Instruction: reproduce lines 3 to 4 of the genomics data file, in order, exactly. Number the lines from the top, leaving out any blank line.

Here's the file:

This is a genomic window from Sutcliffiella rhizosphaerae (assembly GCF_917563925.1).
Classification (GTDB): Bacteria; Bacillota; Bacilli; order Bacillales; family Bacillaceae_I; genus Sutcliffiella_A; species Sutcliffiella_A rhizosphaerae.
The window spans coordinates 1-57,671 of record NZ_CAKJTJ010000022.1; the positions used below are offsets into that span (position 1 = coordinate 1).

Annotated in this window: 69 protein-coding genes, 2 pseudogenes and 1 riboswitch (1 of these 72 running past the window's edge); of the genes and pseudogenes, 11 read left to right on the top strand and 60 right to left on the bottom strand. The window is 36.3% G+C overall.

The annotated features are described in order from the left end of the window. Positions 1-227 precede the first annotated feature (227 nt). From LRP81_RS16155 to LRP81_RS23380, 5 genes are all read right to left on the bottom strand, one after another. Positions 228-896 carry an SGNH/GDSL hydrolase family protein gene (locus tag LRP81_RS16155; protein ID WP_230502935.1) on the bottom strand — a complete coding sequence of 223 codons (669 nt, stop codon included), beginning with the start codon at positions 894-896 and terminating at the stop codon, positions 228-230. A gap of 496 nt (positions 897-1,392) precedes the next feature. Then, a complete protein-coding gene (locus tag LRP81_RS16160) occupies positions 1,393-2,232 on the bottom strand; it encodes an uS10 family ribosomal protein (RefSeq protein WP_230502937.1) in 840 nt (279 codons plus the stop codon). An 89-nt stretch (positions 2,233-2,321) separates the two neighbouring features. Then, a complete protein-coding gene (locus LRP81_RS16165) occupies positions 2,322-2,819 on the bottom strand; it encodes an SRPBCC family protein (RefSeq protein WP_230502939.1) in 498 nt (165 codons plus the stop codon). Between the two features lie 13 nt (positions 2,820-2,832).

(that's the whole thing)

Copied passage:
The window spans coordinates 1-57,671 of record NZ_CAKJTJ010000022.1; the positions used below are offsets into that span (position 1 = coordinate 1).

Annotated in this window: 69 protein-coding genes, 2 pseudogenes and 1 riboswitch (1 of these 72 running past the window's edge); of the genes and pseudogenes, 11 read left to right on the top strand and 60 right to left on the bottom strand. The window is 36.3% G+C overall.